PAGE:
Sound Designing Trailer Assets

Did you know…

Trailer composers do not actually compose music or sync sounds to the trailer? Instead, they create all of the trailer sound effects beforehand & send them to the ad agency who will then cut them to the trailers:

“We rarely sync the sounds to the picture ourselves. 99% of the time you create the assets either as part of a library or due to a creative brief.

An editor then cuts to those assets, so the footage isn’t  even a help! By the time a trailer is at this point, it’s out of your hands.” – Joshua Fielstra

So, with no visuals to work from, how do you get started designing libraries of sound effects, impacts, whooshes, transitions as well as sweeteners and musical assets?

Krotos power user and Sound Design Bundle Owner Joshua Fielstra told us five of the most important things he does in his trailer compositions. Joshua has used these tips in the creation of trailer music & assets for Deadpool, The Maze Runner, and Suicide Squad – no doubt they’ll be useful for your work!

Five tips for creating trailer sound effects

1. Start with an abstract concept

What would a semi-tractor trailer wreck in a gymnasium sound like? What would robot servos restrained by tight rubber bands sound like when they eventually broke? I’ve found that’s how I get unique sounds – not by doing something that’s within a particular category, but by being inspired by something maybe no one has heard before. Then there is a unique component to the SFX that stands out and increases its likelihood of being used.

2. Split design, levelling/conformity, and mastering sessions

These are very different tasks, all of which require fresh ears, so be sure to split them into completely separate sittings, ideally separated by a few days. Designing impactful SFX inevitably involves playing the same thing repeatedly – a lot.

We can get really comfortable with a sound not because it’s “good,” but merely because we’ve played it 100 times. I’ve been astonished at how weak something sounded when I come back to it a few days later. Sometimes it’s even been the exact opposite – an SFX I was hawing over needlessly is actually fine as it is, it just needs a little mastering dust!

Deadlines can sometimes make this difficult, which is where planning and scheduled breaks can be your best friend.

3. Build a library of re-usable SFX components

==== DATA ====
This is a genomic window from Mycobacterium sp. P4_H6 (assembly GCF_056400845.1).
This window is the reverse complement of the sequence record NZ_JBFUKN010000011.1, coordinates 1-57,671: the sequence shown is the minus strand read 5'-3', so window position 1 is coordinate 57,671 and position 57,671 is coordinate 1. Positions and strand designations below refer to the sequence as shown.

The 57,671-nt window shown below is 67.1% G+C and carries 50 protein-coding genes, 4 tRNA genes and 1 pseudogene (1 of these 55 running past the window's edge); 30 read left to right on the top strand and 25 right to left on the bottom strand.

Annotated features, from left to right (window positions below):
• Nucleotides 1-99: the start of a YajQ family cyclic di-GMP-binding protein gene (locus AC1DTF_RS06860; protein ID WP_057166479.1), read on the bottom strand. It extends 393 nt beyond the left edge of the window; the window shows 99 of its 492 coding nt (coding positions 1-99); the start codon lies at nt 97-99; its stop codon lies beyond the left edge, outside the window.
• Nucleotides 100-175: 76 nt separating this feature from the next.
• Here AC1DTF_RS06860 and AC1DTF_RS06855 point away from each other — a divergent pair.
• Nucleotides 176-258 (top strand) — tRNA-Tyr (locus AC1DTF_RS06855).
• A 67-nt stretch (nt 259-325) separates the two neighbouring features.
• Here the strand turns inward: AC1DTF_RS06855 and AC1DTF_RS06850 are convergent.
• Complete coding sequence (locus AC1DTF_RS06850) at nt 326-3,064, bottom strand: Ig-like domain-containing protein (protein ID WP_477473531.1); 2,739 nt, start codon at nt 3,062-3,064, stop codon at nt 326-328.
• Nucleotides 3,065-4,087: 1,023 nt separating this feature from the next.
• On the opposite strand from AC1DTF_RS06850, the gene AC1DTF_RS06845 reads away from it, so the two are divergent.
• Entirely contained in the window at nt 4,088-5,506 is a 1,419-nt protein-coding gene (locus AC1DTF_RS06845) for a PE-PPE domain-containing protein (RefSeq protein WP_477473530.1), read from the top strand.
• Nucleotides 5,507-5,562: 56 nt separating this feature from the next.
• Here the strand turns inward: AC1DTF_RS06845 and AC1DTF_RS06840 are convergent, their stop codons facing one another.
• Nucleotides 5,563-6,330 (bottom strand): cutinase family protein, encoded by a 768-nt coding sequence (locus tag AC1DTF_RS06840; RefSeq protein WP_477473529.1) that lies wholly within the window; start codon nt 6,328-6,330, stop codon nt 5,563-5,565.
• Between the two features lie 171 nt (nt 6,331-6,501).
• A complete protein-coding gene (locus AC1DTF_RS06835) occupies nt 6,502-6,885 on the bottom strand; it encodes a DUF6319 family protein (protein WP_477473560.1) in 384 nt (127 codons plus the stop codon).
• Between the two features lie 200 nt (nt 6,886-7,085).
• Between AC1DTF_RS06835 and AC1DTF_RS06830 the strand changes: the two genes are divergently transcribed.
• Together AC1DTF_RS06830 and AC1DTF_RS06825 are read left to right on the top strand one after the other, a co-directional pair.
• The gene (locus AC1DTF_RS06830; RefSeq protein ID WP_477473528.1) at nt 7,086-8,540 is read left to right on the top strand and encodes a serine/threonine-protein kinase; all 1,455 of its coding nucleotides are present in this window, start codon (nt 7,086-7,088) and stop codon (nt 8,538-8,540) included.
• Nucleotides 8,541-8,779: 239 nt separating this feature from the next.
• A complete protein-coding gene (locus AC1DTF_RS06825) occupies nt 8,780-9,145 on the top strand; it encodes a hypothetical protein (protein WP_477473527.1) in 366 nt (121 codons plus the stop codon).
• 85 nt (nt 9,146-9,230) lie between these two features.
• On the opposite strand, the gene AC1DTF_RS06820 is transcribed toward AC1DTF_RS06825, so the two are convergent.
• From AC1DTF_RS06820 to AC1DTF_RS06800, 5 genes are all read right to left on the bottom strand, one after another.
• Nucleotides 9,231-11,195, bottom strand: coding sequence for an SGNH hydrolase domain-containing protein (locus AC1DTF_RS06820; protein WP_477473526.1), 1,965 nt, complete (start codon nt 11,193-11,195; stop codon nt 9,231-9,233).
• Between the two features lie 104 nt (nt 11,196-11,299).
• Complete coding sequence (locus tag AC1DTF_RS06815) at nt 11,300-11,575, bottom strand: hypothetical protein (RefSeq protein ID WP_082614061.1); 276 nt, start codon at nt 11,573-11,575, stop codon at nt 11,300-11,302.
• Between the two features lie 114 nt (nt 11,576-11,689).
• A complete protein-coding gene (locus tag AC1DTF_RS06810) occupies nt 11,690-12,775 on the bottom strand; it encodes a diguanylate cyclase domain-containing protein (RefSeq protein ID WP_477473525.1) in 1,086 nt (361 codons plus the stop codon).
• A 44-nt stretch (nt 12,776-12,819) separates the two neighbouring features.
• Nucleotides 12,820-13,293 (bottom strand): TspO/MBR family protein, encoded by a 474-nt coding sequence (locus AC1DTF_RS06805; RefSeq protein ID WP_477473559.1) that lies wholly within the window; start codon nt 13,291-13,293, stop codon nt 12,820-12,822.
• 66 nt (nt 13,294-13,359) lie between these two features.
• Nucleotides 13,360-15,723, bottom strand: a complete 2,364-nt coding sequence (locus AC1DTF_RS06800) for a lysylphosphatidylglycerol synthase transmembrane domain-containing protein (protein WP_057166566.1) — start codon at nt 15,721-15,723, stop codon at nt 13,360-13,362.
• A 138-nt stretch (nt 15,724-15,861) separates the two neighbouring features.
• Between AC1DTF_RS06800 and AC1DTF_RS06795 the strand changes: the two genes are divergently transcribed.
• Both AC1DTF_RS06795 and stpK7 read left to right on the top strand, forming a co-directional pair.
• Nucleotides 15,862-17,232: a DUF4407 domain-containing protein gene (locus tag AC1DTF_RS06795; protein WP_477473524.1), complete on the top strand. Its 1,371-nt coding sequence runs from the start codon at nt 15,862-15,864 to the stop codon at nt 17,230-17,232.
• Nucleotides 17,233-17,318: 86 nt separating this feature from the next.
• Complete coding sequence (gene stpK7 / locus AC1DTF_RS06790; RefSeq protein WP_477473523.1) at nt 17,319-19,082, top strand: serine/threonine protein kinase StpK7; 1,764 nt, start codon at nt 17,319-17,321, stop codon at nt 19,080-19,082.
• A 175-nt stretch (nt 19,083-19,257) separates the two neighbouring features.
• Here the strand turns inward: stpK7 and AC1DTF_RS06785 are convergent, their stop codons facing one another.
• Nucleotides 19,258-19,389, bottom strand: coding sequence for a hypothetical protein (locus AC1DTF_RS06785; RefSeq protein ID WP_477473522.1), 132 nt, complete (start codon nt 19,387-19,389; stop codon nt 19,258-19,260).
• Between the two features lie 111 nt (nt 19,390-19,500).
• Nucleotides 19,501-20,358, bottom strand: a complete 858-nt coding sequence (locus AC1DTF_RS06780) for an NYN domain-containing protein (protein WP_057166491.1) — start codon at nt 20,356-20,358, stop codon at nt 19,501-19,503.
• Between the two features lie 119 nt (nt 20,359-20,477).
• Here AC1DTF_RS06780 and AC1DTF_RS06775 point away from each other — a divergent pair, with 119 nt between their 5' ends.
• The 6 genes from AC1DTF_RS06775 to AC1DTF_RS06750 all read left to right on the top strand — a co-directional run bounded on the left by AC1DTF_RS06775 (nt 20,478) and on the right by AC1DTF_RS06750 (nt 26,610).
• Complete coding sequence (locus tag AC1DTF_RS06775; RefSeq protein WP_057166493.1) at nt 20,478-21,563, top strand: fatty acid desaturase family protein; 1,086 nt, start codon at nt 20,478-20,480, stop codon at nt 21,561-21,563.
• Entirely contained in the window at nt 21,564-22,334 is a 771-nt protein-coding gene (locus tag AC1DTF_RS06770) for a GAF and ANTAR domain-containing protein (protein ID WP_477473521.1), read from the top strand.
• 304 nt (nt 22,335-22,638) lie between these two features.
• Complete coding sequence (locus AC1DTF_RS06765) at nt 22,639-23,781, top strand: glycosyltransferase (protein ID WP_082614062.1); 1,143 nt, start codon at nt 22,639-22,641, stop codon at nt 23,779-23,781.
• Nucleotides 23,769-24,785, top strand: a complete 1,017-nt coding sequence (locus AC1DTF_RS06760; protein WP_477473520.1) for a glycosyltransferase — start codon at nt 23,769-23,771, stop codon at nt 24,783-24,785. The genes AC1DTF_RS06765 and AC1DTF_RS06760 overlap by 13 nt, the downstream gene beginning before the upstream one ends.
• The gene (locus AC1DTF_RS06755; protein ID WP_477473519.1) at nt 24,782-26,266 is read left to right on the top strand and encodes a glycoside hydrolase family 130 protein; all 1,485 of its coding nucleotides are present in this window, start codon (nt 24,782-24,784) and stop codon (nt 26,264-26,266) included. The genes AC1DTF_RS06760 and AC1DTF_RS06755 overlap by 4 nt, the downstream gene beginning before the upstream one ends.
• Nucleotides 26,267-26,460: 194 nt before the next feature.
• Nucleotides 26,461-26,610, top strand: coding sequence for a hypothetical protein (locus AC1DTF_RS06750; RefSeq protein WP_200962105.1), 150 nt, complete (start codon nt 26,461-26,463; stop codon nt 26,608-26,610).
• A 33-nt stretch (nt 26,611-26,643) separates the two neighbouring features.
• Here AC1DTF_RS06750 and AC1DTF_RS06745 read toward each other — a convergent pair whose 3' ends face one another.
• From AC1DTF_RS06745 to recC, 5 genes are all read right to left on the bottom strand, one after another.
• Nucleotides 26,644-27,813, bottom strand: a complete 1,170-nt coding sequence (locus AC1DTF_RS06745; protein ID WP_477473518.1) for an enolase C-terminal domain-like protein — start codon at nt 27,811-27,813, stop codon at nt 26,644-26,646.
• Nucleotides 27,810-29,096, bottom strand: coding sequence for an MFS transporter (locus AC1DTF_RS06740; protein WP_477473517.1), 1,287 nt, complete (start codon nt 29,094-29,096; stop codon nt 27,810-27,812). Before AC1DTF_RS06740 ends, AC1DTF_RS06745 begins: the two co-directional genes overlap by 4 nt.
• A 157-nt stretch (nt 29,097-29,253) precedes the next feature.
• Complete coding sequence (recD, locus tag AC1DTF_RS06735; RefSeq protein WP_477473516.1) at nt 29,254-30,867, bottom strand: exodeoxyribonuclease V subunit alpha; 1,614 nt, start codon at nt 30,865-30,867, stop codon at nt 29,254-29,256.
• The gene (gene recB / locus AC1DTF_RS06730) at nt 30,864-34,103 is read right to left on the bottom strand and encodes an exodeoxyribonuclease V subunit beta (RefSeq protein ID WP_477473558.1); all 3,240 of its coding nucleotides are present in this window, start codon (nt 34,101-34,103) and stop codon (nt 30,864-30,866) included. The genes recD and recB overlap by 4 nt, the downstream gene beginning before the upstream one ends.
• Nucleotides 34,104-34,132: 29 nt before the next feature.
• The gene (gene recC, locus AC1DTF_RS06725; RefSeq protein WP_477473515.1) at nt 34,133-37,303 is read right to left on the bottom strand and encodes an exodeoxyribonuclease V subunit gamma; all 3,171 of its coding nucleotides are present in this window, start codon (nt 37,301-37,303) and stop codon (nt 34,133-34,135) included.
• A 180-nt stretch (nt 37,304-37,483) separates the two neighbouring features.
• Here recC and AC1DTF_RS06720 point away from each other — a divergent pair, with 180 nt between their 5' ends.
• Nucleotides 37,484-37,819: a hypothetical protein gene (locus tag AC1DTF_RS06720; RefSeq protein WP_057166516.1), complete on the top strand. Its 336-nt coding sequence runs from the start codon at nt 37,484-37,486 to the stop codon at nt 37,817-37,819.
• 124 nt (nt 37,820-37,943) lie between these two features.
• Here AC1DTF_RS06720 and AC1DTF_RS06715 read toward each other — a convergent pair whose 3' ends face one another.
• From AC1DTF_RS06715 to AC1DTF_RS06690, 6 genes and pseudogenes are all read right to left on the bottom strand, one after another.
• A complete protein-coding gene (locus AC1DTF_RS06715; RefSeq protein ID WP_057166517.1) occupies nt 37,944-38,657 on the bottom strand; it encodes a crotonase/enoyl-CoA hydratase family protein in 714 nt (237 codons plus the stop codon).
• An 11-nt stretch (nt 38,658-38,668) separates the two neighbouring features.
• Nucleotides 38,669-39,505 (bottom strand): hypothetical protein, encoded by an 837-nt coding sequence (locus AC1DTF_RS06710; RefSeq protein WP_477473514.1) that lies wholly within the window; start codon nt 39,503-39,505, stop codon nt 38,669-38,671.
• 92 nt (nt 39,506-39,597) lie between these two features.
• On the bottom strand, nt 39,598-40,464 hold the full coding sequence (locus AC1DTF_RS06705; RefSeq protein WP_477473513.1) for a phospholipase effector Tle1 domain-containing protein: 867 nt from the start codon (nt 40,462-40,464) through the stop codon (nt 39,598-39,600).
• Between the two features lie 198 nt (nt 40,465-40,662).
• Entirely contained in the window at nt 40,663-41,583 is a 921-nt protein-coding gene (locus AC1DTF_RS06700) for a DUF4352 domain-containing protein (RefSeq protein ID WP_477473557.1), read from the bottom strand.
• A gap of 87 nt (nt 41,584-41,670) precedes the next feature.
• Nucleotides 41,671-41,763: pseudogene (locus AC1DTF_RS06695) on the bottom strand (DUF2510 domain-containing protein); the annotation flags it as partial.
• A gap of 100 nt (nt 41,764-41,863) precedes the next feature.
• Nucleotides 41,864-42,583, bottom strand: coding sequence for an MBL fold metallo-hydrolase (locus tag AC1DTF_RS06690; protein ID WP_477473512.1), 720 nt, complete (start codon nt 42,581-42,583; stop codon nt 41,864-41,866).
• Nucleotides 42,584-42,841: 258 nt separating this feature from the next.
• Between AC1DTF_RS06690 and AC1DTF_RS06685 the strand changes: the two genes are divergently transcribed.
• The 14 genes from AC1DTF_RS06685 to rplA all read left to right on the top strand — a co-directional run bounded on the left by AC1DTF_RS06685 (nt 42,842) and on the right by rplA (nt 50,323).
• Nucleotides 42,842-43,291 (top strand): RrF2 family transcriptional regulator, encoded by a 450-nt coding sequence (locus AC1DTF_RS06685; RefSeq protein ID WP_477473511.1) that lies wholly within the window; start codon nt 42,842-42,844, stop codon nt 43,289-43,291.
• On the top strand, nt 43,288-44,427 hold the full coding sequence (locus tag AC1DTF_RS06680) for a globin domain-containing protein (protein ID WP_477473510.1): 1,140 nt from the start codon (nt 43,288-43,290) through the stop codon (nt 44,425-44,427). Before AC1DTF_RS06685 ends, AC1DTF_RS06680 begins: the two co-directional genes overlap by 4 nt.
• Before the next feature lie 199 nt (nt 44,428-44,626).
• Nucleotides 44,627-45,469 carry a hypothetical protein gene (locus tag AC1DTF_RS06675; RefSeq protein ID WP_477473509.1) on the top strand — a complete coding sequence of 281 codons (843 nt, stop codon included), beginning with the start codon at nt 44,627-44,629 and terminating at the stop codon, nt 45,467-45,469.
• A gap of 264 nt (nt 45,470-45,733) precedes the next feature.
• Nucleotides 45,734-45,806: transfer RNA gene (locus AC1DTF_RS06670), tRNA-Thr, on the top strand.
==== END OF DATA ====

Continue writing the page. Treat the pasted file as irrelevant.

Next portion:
Sweeteners, subs, and noise are all recurring components in many stylized SFX that can be re-used and altered to suit the task at hand. They aren’t the defining characteristic of the SFX, they’re merely a supporting element, so there’s not much point in reinventing the wheel!

With a shortlist of go-to SFX in place, you can spend your time focusing on the more unique aspects of your sounds. No one is likely to say “Hey! That asteroid impact has the same 200ms sub bass sweetener that you used in the glass window blowout!” so re-use the components you worked so hard to design, and save yourself heaps of time.

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4. It is almost impossible to over-design trailer SFX

When making impactful trailer SFX – things like hits, blasts, breaks, etc – there is rarely such a thing as “too much.” If you think it’s too much, you may just be monitoring too high. Take a look at some of the most recent modern trailers – sometimes a single SFX is powerful enough to carry an entire 5-7 second sequence. So don’t worry about something sounding too much!

5. Save time wherever you can by using macros

If you find yourself doing the same process in your DAW 100 times, that’s a prime candidate for a keystroke macro. This is where you can assign a single button to do a process for you automatically.

Reaper is a fantastic DAW for this kind of thing, but if your DAW doesn’t support macros or scripting, there are 3rd party programs that can bundle keystrokes/mouse movements. This can increase your productivity massively because you’re using less time and energy to accomplish the same task.

Time to try these tips yourself!

With these tips and tricks in your arsenal, you will be on your way to creating libraries full of incredible assets to be used in trailers in no time, and by using Krotos plugins in your workflow, you will save hours of time when compared to typical drag and drop layering in your DAW, just like Josh.

About Joshua Fielstra

Joshua Fiesltra is a sound designer working in the exciting world of trailers. Joshua has created music and sound effects that have been used in trailers for Game of Thrones, Ray Donovan, Deadpool and many other projects.

Visit Joshua’s website

Watch our Interview with Joshua Fielstra earlier this year

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Our monthly free sounds offer you a wide range of sound categories from Foley, combat sounds, impacts, animal sounds, to transitions and more!

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